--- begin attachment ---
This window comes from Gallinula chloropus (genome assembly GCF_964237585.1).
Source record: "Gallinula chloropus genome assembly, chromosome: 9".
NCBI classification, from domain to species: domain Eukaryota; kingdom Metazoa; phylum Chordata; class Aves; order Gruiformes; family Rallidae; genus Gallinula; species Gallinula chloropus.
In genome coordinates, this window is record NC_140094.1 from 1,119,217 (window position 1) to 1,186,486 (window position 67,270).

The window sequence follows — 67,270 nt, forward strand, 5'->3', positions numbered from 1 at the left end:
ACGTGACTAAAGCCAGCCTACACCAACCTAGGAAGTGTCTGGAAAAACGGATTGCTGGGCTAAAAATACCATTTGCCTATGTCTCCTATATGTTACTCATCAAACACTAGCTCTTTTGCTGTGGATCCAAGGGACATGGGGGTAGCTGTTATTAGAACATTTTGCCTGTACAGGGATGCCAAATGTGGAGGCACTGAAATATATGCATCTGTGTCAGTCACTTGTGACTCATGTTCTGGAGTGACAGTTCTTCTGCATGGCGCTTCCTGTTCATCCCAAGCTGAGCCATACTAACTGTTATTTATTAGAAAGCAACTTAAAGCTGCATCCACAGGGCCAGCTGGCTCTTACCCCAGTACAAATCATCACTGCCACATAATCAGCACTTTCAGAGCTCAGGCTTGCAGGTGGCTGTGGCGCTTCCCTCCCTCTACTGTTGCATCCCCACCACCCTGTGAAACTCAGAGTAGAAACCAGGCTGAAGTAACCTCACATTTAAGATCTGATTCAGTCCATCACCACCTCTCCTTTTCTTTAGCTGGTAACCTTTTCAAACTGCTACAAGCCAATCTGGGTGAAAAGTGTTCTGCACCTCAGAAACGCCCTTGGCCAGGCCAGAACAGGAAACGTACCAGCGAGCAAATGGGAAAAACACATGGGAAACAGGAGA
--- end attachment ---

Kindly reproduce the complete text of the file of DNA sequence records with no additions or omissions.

This window comes from Gallinula chloropus (genome assembly GCF_964237585.1).
Source record: "Gallinula chloropus genome assembly, chromosome: 9".
NCBI classification, from domain to species: domain Eukaryota; kingdom Metazoa; phylum Chordata; class Aves; order Gruiformes; family Rallidae; genus Gallinula; species Gallinula chloropus.
In genome coordinates, this window is record NC_140094.1 from 1,119,217 (window position 1) to 1,186,486 (window position 67,270).

The window sequence follows — 67,270 nt, forward strand, 5'->3', positions numbered from 1 at the left end:
ACGTGACTAAAGCCAGCCTACACCAACCTAGGAAGTGTCTGGAAAAACGGATTGCTGGGCTAAAAATACCATTTGCCTATGTCTCCTATATGTTACTCATCAAACACTAGCTCTTTTGCTGTGGATCCAAGGGACATGGGGGTAGCTGTTATTAGAACATTTTGCCTGTACAGGGATGCCAAATGTGGAGGCACTGAAATATATGCATCTGTGTCAGTCACTTGTGACTCATGTTCTGGAGTGACAGTTCTTCTGCATGGCGCTTCCTGTTCATCCCAAGCTGAGCCATACTAACTGTTATTTATTAGAAAGCAACTTAAAGCTGCATCCACAGGGCCAGCTGGCTCTTACCCCAGTACAAATCATCACTGCCACATAATCAGCACTTTCAGAGCTCAGGCTTGCAGGTGGCTGTGGCGCTTCCCTCCCTCTACTGTTGCATCCCCACCACCCTGTGAAACTCAGAGTAGAAACCAGGCTGAAGTAACCTCACATTTAAGATCTGATTCAGTCCATCACCACCTCTCCTTTTCTTTAGCTGGTAACCTTTTCAAACTGCTACAAGCCAATCTGGGTGAAAAGTGTTCTGCACCTCAGAAACGCCCTTGGCCAGGCCAGAACAGGAAACGTACCAGCGAGCAAATGGGAAAAACACATGGGAAACAGGAGA